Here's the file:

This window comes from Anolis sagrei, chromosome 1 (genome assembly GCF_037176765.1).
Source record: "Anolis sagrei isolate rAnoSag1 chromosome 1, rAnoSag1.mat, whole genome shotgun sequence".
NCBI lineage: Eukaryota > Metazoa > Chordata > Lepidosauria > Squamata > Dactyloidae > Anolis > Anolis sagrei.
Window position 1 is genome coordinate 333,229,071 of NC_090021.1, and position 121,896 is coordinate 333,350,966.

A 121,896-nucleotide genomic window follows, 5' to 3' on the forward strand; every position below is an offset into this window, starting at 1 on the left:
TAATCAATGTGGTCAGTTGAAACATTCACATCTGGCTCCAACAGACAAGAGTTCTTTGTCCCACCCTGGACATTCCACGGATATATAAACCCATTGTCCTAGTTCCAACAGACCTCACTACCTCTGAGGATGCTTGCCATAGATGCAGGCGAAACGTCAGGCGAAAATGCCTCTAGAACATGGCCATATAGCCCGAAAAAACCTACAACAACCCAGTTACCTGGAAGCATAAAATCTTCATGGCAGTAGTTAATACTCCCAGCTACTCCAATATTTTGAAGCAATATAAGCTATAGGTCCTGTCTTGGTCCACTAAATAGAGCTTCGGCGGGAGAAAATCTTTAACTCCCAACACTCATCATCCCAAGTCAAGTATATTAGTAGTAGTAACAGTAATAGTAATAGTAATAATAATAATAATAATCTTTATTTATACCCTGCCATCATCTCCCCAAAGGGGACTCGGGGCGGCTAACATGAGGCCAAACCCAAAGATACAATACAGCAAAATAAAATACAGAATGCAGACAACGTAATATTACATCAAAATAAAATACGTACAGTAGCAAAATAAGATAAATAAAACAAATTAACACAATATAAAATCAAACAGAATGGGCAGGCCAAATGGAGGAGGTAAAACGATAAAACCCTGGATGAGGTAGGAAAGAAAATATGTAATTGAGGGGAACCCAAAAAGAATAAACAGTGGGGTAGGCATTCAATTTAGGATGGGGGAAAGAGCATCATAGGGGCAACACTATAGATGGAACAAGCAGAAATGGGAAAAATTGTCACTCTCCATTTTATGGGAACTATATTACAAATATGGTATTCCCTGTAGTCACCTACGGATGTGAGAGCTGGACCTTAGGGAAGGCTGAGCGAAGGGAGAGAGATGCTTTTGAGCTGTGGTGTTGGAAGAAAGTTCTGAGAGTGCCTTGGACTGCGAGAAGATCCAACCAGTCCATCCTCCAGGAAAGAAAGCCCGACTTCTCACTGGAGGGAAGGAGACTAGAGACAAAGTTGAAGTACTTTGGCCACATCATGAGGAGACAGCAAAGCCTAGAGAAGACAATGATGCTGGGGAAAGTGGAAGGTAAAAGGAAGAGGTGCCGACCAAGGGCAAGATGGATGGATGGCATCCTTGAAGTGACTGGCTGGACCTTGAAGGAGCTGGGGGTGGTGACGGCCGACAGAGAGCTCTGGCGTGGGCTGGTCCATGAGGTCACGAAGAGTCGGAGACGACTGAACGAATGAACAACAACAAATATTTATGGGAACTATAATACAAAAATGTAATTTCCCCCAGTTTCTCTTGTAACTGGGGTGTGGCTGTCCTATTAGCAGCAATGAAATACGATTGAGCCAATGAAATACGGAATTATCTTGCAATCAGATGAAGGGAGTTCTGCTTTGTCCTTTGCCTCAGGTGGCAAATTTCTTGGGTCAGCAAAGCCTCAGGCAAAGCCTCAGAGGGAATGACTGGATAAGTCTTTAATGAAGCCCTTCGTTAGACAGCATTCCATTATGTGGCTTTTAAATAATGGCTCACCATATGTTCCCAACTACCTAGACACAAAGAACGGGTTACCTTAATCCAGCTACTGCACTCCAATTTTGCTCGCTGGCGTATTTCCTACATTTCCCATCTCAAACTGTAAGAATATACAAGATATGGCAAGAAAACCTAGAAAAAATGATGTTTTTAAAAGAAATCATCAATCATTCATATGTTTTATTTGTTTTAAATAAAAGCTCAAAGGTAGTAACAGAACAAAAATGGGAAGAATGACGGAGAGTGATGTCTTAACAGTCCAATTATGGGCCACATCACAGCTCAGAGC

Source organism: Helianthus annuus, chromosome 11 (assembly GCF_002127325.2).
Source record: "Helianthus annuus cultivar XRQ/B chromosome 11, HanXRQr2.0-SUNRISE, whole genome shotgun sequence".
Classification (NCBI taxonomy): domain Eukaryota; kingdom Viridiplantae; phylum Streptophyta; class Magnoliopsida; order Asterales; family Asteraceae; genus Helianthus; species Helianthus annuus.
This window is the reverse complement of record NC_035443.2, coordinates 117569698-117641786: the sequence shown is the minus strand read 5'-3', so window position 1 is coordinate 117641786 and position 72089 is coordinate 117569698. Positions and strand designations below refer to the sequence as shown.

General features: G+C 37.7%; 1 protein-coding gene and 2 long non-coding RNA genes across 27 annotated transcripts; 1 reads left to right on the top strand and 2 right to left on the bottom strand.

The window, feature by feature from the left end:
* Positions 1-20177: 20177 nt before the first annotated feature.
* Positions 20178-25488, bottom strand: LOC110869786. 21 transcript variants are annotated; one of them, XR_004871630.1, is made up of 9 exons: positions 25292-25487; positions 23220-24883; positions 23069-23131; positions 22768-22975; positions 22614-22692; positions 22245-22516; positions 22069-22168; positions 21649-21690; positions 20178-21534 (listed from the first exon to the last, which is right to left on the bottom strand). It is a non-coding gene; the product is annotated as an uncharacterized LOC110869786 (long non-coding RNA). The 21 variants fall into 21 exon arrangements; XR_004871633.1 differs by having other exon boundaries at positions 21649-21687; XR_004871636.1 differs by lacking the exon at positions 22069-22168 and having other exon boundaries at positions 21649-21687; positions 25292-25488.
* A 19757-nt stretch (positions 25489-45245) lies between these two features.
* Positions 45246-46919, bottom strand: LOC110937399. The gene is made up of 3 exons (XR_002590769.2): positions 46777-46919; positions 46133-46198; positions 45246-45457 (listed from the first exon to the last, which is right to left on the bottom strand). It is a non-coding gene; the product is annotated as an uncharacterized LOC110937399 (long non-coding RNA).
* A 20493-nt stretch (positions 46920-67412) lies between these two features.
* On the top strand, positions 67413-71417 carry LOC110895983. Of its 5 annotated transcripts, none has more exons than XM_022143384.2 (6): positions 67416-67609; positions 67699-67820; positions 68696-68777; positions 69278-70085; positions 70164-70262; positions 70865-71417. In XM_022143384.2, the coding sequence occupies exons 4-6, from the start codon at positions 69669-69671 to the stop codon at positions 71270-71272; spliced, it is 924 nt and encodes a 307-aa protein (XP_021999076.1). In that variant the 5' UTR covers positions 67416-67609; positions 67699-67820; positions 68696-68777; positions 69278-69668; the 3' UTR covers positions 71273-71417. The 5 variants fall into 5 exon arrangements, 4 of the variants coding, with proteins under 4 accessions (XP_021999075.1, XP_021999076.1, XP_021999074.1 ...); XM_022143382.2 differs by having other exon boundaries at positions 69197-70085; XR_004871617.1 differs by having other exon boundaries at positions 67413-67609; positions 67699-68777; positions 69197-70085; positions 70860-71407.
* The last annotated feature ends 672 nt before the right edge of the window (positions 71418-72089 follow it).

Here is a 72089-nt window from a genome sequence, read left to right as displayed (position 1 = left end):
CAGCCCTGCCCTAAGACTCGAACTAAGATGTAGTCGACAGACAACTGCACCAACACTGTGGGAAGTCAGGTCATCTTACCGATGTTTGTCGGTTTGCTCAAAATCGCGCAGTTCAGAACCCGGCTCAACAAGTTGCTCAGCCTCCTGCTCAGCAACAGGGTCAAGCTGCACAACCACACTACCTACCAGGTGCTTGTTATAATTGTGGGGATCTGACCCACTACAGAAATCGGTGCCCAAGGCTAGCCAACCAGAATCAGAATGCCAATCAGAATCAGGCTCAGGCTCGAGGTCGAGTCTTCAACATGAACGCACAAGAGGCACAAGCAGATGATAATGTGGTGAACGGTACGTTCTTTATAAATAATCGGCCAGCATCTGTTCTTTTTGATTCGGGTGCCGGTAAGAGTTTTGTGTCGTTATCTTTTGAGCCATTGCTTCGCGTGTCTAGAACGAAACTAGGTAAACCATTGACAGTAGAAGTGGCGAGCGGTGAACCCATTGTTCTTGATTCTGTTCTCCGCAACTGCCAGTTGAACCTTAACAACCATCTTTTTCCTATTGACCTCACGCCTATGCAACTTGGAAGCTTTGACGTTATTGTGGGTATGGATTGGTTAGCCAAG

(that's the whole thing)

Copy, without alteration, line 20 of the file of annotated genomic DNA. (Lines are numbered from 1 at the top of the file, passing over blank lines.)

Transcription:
Here is a 72089-nt window from a genome sequence, read left to right as displayed (position 1 = left end):